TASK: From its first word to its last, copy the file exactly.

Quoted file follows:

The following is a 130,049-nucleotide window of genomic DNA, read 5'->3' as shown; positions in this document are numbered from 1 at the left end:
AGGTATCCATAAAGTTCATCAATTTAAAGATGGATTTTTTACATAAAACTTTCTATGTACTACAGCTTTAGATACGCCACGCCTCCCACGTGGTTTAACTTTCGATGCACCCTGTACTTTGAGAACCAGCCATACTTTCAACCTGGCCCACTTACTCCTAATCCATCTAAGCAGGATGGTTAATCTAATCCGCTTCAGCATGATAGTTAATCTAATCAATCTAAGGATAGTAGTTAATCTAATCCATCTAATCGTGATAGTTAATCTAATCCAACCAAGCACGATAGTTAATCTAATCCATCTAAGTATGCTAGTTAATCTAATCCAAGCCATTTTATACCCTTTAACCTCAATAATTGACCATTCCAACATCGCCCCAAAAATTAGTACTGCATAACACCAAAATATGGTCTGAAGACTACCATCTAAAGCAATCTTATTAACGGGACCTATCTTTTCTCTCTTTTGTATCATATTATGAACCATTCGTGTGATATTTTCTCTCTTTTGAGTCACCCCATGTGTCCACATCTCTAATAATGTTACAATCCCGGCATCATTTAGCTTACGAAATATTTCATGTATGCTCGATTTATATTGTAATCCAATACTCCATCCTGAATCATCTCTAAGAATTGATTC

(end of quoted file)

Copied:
The following is a 130,049-nucleotide window of genomic DNA, read 5'->3' as shown; positions in this document are numbered from 1 at the left end:
AGGTATCCATAAAGTTCATCAATTTAAAGATGGATTTTTTACATAAAACTTTCTATGTACTACAGCTTTAGATACGCCACGCCTCCCACGTGGTTTAACTTTCGATGCACCCTGTACTTTGAGAACCAGCCATACTTTCAACCTGGCCCACTTACTCCTAATCCATCTAAGCAGGATGGTTAATCTAATCCGCTTCAGCATGATAGTTAATCTAATCAATCTAAGGATAGTAGTTAATCTAATCCATCTAATCGTGATAGTTAATCTAATCCAACCAAGCACGATAGTTAATCTAATCCATCTAAGTATGCTAGTTAATCTAATCCAAGCCATTTTATACCCTTTAACCTCAATAATTGACCATTCCAACATCGCCCCAAAAATTAGTACTGCATAACACCAAAATATGGTCTGAAGACTACCATCTAAAGCAATCTTATTAACGGGACCTATCTTTTCTCTCTTTTGTATCATATTATGAACCATTCGTGTGATATTTTCTCTCTTTTGAGTCACCCCATGTGTCCACATCTCTAATAATGTTACAATCCCGGCATCATTTAGCTTACGAAATATTTCATGTATGCTCGATTTATATTGTAATCCAATACTCCATCCTGAATCATCTCTAAGAATTGATTC